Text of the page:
Crossing your fingers may not help you to win a lottery; it would undoubtedly reduce pain. Similarly, crossing your arms eases pain by confusing the brain.
‘Pain is inevitable. Suffering is optional,’ writes renowned Japanese novelist Haruki Murakami in What I Talk About When I Talk About Running. You can indeed make suffering from pain—physical pain, not heartache of spurned lovers—optional by crossing your fingers or arms.
These ‘tricks’ are like optical illusions that can trick the brain. In the same way, pain is a perception and this perception can be tricked not to reflect the sensory input accurately. Our body’s successful interaction with its surroundings hinges on its ability to match its internal reference with the spatial frame of reference. When the physical arrangement of body parts changes, the brain must constantly update their current position. Placing your hands or fingers in unfamiliar positions relative to the body confuses the brain and disrupts the processing of pain message by mismatching between our body’s frame of reference with our external frame of reference. Simply put, our body position can influence how pain signals are sent to the brain.
A study by researchers at University College London has shown that pain vanishes when we cross the middle finger over wither the index or ring finger such as that it is no longer in the middle. You don’t have to prick your finger with a pin to prove whether the researchers are right. The researchers didn’t hurt their study participants either. They used a trick known as the thermal grill illusion to create phantom pain sensation. They applied warm sensation to the index and ring fingers and a cold sensation to the middle finger by strapping thermal pads to the fingers. This grill-like pattern of hot-cold-hot creates a burning sensation in the middle finger. The brain seems to use the spatial arrangement of all three stimuli to produce the burning sensation in just one finger. ‘This can certainly feel painful, but doesn’t involve any tissue damage,’ says Angela Marotta, the lead researcher.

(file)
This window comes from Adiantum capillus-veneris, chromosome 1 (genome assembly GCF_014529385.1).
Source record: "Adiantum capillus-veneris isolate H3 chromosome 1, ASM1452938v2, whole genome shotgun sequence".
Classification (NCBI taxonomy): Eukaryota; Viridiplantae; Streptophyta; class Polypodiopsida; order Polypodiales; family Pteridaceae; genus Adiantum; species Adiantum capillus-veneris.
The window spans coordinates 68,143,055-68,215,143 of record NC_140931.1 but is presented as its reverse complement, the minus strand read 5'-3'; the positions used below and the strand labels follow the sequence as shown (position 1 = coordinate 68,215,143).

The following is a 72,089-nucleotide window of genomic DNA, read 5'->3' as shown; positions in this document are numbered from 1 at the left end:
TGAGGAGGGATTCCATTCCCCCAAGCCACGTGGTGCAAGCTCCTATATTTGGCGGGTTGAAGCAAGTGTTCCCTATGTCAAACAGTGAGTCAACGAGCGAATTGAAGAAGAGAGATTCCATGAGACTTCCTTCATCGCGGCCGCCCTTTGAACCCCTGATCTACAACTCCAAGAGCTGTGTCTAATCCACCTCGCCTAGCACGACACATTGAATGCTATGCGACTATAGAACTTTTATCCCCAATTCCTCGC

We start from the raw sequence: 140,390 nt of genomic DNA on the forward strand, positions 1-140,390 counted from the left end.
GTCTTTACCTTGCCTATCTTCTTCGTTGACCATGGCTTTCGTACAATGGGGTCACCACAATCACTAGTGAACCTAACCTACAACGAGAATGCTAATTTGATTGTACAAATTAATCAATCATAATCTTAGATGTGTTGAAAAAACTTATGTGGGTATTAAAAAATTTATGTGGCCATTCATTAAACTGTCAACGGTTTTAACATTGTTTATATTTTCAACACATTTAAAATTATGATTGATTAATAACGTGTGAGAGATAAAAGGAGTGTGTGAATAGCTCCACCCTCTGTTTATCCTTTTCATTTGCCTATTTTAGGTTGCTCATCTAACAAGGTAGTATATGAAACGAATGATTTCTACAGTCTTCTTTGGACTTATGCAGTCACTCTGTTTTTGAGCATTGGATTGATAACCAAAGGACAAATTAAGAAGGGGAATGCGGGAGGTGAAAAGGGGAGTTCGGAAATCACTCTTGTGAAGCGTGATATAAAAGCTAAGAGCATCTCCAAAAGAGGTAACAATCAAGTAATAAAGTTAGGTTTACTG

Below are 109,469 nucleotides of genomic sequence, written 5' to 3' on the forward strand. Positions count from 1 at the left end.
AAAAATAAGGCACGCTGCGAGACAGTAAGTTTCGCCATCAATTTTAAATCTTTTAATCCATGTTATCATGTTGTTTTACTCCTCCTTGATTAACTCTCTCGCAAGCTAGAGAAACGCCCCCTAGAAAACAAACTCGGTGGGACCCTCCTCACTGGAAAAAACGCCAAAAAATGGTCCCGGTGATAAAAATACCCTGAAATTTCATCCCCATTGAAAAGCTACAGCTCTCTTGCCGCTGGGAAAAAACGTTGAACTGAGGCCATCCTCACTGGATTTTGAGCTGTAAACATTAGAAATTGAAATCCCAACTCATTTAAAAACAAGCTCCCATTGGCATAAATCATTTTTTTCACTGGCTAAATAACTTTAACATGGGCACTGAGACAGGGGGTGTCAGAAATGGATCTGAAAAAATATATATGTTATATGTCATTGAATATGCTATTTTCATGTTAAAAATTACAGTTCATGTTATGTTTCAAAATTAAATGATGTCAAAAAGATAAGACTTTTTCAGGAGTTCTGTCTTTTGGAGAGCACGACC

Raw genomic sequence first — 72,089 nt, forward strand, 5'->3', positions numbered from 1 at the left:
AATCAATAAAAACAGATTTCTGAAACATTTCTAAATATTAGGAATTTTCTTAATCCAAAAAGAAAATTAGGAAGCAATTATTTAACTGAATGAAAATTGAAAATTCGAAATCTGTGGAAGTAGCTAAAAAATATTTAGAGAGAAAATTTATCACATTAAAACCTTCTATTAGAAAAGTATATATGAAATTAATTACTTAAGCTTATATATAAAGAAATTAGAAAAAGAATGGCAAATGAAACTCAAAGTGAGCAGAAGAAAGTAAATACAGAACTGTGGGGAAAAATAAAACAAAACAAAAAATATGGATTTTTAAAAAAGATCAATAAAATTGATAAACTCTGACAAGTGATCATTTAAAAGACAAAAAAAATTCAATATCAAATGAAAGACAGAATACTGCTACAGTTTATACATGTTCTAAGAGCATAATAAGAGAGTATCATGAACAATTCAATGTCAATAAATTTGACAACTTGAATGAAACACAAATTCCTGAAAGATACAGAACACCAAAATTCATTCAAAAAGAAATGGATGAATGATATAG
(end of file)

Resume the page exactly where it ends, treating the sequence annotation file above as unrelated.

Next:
In another study, also at University College London, the researchers gave volunteers a series of painful ‘jabs’ to the back of one of their hands using a laser for four milliseconds. Half of the participants received jabs when they laid down on a desk. The other half, with the arms crossed. The participants rated the pain from 0 to 100, with 100 being the most pain you could imagine. The results show that the perception of pain was weaker when the arms were crossed.
‘In everyday life you mostly use your left hand to touch things on the left side of the world, and your right hand for the right side of the world — for example when picking up glass of water on your right side generally you generally use your right hand,’ says Giandomenico Iannetti, a co-researcher. ‘Crossing your hands causes a mismatch and it makes the processing of pain more difficult.’
The trick may even work on some people with chronic pain.
In Wolf Hall, the BBC TV series based on Hilary Mantel’s novels, when King Henry VIII explodes and berates Thomas Cromwell in front of the court, ‘You think you are the king, and I’m the blacksmith’s boy!’, Cromwell raises his hands and crosses his wrists, and says, ‘God preserve Your Majesty and now will you excuse me.’ A flashback shows a young Cromwell burning himself in his abusive father’s blacksmith workshop. ‘Cross your wrists,’ his father shouts, ‘it confuses the pain.’
Crossing the arms did confuse the pain suffered by the young boy (and the participants in the University College London study); it might also help you if you are ever in pain.
© Surendra Verma 2016